The National World War II Memorial sits at the opposite end of the Reflecting Pool from the Lincoln Memorial and not far from the Washington Monument.
The Netherlands Carillon stands next to the Iwo Jima Memorial and Arlington National Cemetery and offers one of the best views in the area.
The Smithsonian National Museum of American History, on the National Mall in Washington DC, is dedicated to all aspects of American history and culture.
The NPS Floral Library is a small garden patch planted by the National Park Service that features several varieties of tulips in the spring.
The National Gallery of Art in Washington DC houses one of the finest collections of paintings and sculptures in the world. On permanent display are works by Leonardo da Vinci, Titian, Raphael, Botticelli, Rembrandt, Vermeer, Goya, Manet, Monet, Rodin, Degas, and many, many more.
The Smithsonian's National Museum of African Art, out the back of the Smithsonian Castle, showcases ancient and modern African art.
The Navy-Merchant Marine Memorial, featuring a large, evocative aluminum sculpture of a cresting wave and seagulls in flight, sits on Columbia Island on the Arlington side of the Potomac.
The Lincoln Memorial Reflecting Pool does what it does best very well indeed, providing some great photographic opportunities for capturing reflections of the Lincoln Memorial and Washington Monument.
At the heart of the Iwo Jima Memorial (or the Marine Corps War Memorial) is a massive bronze statue based on an iconic World War II photo of the Marines planting the flag at Iwo Jima. The Memorial is next to Arlington National Cemetery on a hill overlooking the National Mall.
As both the home and office of the President of the United States, the White House is probably the most widely recognized building in Washington DC.
The Lincoln Memorial is one of the grandest and most distinctive of Washington's monuments. Anchoring the western end of the National Mall and framed by the Reflecting Pool, it's an outsized tribute to an American president who played an outsized role in America's history: Abraham Lincoln.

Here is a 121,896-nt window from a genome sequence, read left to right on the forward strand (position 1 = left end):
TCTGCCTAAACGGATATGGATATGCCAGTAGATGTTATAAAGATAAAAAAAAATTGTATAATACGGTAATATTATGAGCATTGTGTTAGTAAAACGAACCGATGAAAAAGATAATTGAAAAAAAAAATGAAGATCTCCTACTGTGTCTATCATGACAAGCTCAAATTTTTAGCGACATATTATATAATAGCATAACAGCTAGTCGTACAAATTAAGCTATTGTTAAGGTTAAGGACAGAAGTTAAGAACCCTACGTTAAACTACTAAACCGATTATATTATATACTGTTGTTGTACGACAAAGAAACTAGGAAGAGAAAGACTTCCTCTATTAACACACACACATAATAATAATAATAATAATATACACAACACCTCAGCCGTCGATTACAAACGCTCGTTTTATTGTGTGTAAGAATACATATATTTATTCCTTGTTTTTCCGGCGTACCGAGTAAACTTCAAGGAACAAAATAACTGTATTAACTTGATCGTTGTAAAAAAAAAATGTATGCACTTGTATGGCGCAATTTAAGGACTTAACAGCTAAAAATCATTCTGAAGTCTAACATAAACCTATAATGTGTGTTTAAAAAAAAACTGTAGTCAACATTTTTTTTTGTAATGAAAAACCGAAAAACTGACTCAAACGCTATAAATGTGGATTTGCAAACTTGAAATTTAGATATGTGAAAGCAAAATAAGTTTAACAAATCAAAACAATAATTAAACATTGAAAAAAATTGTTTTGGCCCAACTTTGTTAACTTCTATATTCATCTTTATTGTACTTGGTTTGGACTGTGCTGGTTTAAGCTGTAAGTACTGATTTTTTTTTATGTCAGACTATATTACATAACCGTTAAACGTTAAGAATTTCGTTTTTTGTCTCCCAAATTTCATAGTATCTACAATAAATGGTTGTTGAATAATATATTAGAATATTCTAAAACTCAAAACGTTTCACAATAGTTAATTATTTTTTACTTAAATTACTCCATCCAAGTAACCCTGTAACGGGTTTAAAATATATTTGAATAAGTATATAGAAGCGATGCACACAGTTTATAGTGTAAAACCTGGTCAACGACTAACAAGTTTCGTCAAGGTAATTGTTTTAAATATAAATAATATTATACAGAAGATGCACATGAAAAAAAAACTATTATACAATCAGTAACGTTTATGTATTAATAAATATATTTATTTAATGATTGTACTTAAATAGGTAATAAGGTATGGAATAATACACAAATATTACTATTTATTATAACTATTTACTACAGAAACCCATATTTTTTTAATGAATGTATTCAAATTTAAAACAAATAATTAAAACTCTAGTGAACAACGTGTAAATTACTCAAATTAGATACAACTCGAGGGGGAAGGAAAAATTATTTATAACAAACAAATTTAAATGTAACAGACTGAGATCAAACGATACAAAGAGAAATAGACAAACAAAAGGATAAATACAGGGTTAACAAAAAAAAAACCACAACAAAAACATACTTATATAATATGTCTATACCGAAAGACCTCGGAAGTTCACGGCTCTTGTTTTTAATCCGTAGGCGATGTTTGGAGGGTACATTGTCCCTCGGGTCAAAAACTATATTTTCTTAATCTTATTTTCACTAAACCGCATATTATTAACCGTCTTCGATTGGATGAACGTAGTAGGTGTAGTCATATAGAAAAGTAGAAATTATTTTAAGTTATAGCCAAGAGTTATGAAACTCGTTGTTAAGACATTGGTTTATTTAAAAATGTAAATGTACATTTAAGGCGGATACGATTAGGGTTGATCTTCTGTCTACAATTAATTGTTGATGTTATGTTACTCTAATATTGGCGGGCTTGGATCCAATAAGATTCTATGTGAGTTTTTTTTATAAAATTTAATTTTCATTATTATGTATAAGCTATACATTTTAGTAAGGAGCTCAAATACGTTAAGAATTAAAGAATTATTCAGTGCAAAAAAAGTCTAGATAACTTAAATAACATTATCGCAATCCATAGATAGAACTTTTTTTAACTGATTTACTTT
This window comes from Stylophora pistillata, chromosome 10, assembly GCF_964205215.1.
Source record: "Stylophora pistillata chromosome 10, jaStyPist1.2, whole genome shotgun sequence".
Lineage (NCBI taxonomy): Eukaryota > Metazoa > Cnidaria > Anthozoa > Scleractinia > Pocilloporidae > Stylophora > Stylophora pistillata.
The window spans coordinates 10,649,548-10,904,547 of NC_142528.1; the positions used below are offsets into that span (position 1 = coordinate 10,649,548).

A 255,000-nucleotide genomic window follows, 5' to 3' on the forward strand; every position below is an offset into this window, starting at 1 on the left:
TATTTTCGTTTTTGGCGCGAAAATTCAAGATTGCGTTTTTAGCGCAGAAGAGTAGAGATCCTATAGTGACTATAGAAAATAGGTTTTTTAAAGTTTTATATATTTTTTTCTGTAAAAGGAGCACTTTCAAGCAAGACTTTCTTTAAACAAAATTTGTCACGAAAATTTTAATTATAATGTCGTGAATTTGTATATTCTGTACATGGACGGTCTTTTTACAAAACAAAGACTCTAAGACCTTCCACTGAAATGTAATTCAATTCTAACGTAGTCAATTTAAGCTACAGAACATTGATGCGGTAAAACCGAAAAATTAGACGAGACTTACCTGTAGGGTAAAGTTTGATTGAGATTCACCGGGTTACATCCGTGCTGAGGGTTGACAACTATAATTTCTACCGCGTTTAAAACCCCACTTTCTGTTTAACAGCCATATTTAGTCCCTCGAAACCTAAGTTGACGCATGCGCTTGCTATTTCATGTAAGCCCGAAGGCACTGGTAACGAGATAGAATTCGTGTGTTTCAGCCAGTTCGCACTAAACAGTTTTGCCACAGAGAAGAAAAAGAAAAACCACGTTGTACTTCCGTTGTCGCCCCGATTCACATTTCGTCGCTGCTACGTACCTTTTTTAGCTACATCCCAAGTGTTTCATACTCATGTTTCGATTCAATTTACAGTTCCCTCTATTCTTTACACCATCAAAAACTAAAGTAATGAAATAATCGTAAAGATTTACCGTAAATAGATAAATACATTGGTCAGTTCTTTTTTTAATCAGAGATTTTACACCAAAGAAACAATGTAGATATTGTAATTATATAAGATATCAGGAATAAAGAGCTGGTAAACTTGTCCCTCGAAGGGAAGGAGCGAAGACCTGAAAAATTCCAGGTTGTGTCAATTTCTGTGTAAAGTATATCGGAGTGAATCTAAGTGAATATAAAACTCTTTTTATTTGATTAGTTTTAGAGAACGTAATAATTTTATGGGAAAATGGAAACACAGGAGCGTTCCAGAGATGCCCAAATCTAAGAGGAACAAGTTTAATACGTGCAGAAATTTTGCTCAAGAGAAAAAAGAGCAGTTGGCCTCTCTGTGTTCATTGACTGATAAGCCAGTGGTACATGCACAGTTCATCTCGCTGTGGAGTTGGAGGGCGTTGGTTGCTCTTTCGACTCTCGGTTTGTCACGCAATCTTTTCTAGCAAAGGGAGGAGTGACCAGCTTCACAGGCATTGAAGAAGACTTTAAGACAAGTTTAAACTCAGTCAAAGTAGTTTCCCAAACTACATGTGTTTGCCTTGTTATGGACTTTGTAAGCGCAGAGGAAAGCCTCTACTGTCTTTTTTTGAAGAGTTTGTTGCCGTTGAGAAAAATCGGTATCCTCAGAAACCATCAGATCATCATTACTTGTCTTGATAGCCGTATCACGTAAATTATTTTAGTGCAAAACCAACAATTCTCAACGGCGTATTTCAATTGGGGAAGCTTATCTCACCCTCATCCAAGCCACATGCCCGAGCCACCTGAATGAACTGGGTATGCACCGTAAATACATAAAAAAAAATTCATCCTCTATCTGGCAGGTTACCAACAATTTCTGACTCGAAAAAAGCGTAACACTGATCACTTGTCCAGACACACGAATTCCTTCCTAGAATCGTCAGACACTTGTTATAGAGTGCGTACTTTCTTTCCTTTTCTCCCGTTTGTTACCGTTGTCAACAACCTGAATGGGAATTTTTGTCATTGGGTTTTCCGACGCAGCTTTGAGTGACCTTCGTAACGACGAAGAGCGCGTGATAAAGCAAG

The Maine Avenue Fish Market on Washington DC's Southwest Waterfront is the oldest continually operating outdoor fish market in the United States.
The Martin Luther King Jr. National Memorial, in tribute to the celebrated Civil Rights leader, is now open on the banks of the Tidal Basin opposite the Jefferson Memorial.
For what is really just a big, stone tower you'd expect the Washington Monument to be a boring thing to take photos of. But this isn't just any old tower and happens to be near some of the world's great landmarks, making for a bunch of ways and vantage points to get some interesting shots.
The Cuban Friendship Urn is not the most impressive landmark you'll find in Washington DC, but it does have an interesting story behind it.
The Einstein Memorial, featuring a 21-foot, stylized bronze statue of physicist Albert Einstein, sits in a grove of holly and elm trees on the Constitution Avenue side of the grounds of the National Academy of Sciences.
The LBJ Memorial is on the Virginia bank of the Potomac with views of Washington DC's monuments across the river. It's dedicated to the 36th president who occupied the White House during the tumultuous 1960s.
When we get a solid snowfall, Washington DC's monuments and landmarks become a winter wonderland.
Sitting across the street from the US Capitol Building, the Supreme Court houses the judicial branch of the United States federal government. It's in an appropriately grand building built in the mid-1930s and fronted by imposing classical marble columns.
The African American Civil War Museum is dedicated to preserving and telling the stories of the United States Colored Troops involvement in the American Civil War.
Commemorating Revolution War naval hero Commodore Jones Paul Jones, the memorial sits on the Tidal Basin in Washington DC, not far from the Washington Monument and National World War Two Memorial.
The World War I Memorial near the Lincoln Memorial Reflecting Pool isn't well known or much visited. It has been neglected and forgotten for decades but in the past few years has gotten some long-overdue attention.
The United States Air Force Memorial, in a small, raised space between Arlington National Cemetery and the Pentagon, was opened in October 2006.
The National Arboretum makes for a pleasant park, but its official mission is education and research. With 446 acres and 9.5 miles of meandering roads, it's laid out as a very large park with paddocks, forested areas, ponds, and groves, lots of groves.
It's not just any old train station that can be the venue for a black-tie presidential inaugural ball. But the lavish Union Station, not far from the US Capitol Building, is one of the few that does. It's an impressive blend of form and function.